It is never legal to change the locks, remove a tenant's belongings, turn off basic utilities, or otherwise force a tenant to vacate their apartment. The only way to lawfully remove a tenant is to go through the legal process.
Rent Control and Just Cause for Eviction Protections
Most apartments in Santa Monica are covered by rent control. For these apartments, rent increases are limited to a maximum of three percent per year and grounds for eviction are limited. For more information visit, santamonica.gov/departments/rent-control. Some kinds of rental units, such as units built after 1979, are not covered by rent limits but may still be covered by eviction protections.
School Year Eviction Protection
Santa Monica law provides special protections against no-fault evictions during the school year for tenant households with a child or educator. You can read more about the protections here.
Statewide Rent Cap and Just Cause Protections from the Tenant Protection Act
California state law provides protections including limits on rent increases, protections from evictions without cause, and relocation fees for no-fault evictions. Rents increases for covered units are generally limited to five percent plus inflation, or ten percent, whichever is higher. This law generally does not affect rent controlled units, which have stronger protections under city law. However, it provides protections protections for some units not covered by rent control, such as newer apartments built after 1979. The protections do not apply to apartments built within the last fifteen years.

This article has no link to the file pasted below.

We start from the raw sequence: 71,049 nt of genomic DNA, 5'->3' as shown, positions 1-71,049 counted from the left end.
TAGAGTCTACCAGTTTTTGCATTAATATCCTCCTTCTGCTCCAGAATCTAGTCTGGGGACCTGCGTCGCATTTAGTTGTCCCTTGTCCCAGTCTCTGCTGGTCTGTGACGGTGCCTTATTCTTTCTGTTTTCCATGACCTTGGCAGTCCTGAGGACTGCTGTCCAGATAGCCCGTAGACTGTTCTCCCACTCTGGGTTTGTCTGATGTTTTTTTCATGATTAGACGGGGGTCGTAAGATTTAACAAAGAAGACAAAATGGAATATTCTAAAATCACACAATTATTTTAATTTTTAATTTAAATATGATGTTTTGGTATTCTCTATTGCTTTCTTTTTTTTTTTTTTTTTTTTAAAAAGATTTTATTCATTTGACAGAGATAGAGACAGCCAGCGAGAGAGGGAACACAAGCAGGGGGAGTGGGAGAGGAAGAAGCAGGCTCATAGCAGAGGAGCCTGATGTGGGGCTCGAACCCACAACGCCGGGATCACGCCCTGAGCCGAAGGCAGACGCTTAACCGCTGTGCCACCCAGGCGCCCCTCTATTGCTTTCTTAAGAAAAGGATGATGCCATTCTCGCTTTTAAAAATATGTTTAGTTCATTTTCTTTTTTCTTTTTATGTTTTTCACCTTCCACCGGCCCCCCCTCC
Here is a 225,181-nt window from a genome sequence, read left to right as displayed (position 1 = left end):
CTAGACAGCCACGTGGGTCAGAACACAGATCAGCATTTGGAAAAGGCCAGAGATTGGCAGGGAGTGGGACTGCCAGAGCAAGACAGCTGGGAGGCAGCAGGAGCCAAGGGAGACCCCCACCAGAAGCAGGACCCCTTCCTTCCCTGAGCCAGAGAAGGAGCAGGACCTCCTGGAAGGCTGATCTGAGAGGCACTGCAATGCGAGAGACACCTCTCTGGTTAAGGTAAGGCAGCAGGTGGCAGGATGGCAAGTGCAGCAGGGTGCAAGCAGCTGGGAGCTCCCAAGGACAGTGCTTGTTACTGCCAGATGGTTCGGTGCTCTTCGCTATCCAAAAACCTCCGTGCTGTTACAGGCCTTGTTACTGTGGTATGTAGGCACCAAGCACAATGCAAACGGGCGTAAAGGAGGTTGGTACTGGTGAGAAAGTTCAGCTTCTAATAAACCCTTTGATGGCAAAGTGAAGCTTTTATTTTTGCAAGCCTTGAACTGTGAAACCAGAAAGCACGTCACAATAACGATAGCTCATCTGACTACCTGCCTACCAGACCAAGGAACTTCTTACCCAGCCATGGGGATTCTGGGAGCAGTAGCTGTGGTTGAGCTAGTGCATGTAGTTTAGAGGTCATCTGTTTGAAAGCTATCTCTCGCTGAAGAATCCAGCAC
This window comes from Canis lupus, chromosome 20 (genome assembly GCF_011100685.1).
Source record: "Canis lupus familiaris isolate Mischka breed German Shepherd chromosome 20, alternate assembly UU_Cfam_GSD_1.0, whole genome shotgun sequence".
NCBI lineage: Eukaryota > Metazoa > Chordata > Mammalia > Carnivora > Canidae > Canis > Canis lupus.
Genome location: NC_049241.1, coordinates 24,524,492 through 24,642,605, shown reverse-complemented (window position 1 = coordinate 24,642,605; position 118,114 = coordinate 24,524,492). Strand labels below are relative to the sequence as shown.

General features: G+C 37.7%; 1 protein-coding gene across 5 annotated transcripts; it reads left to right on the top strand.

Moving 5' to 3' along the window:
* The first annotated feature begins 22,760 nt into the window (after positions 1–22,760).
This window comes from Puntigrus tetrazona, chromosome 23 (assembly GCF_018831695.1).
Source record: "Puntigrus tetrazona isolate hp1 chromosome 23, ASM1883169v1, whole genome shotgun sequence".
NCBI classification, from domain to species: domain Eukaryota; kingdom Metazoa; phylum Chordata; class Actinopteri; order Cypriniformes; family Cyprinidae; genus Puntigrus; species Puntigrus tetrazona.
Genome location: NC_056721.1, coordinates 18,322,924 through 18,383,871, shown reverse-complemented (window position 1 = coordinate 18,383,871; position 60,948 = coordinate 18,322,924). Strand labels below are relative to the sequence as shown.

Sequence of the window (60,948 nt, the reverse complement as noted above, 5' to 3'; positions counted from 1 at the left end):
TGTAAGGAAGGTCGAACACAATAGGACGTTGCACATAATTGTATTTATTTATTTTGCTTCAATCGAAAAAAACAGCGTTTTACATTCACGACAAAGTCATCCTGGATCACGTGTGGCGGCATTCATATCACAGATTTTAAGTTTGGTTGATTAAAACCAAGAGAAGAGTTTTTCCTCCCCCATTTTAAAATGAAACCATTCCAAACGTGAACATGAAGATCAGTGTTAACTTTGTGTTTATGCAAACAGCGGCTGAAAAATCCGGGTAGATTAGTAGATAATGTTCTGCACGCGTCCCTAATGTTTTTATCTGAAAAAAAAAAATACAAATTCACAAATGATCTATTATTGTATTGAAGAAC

Good Conditions Requirement ("Habitability")
California law requires landlords to maintain minimum living conditions for rental apartments.
Santa Monica law requires landlords to provide temporary and permanent relocation in certain circumstances. Where a rental unit has been found to be uninhabitable, and the tenant did not cause the condition, the landlord must provide temporary relocation benefits. Where qualifying tenants are facing a no-fault eviction, such as an "owner move-in" eviction, permanent relocation must be provided. Relocation fee amounts are viewable here: santamonica.gov/housing-tenant-relocation-fee.
Santa Monica law prohibits tenant harassment, actions by landlords against tenants that are intended to upset or harm tenants and make them want to move out. For more information, including specific kinds of tenant harassment under the law, please see this FAQ.
Housing non-discrimination, including law against Section 8 discrimination
Like federal and state law, Santa Monica law protects tenants against unlawful discrimination, which includes discrimination on the basis of disability, age, source of income (such as a Section 8 voucher or disability benefits), parenthood, pregnancy, or the potential or actual occupancy of a minor child. The law defines discrimination to include refusal to accept rent in the form of rental assistance from any Federal, State, local or non-profit-administered benefit or subsidy program, including, but not limited to, the Section 8 voucher program. Refusal to accept includes failure or an unreasonable delay in filling out and returning any necessary paperwork.
Federal and state law protect tenants against discrimination on the basis of race, color, ancestry, national origin, religion, creed, age, mental and physical disability, sex, gender, sexual orientation, gender identity, gender expression, medical condition, genetic information, marital status, and military or veteran status.